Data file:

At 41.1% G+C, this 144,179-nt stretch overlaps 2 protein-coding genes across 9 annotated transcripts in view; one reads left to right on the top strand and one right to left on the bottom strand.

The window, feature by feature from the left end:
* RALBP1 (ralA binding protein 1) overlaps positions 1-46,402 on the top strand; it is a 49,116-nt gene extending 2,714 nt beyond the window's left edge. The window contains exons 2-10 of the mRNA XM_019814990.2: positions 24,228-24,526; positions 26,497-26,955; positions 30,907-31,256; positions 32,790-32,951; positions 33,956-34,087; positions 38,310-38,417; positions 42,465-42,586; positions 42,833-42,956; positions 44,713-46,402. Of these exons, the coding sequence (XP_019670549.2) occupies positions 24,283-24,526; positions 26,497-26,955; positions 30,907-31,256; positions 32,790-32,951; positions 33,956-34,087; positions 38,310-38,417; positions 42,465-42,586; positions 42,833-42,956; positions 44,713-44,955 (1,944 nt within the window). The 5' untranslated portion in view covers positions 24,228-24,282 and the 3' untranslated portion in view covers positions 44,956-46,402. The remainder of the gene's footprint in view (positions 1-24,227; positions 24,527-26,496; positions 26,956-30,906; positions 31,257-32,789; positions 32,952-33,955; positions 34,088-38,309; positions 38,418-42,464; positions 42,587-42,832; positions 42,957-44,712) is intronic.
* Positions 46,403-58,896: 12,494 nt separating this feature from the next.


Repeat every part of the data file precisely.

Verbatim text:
At 41.1% G+C, this 144,179-nt stretch overlaps 2 protein-coding genes across 9 annotated transcripts in view; one reads left to right on the top strand and one right to left on the bottom strand.

The window, feature by feature from the left end:
* RALBP1 (ralA binding protein 1) overlaps positions 1-46,402 on the top strand; it is a 49,116-nt gene extending 2,714 nt beyond the window's left edge. The window contains exons 2-10 of the mRNA XM_019814990.2: positions 24,228-24,526; positions 26,497-26,955; positions 30,907-31,256; positions 32,790-32,951; positions 33,956-34,087; positions 38,310-38,417; positions 42,465-42,586; positions 42,833-42,956; positions 44,713-46,402. Of these exons, the coding sequence (XP_019670549.2) occupies positions 24,283-24,526; positions 26,497-26,955; positions 30,907-31,256; positions 32,790-32,951; positions 33,956-34,087; positions 38,310-38,417; positions 42,465-42,586; positions 42,833-42,956; positions 44,713-44,955 (1,944 nt within the window). The 5' untranslated portion in view covers positions 24,228-24,282 and the 3' untranslated portion in view covers positions 44,956-46,402. The remainder of the gene's footprint in view (positions 1-24,227; positions 24,527-26,496; positions 26,956-30,906; positions 31,257-32,789; positions 32,952-33,955; positions 34,088-38,309; positions 38,418-42,464; positions 42,587-42,832; positions 42,957-44,712) is intronic.
* Positions 46,403-58,896: 12,494 nt separating this feature from the next.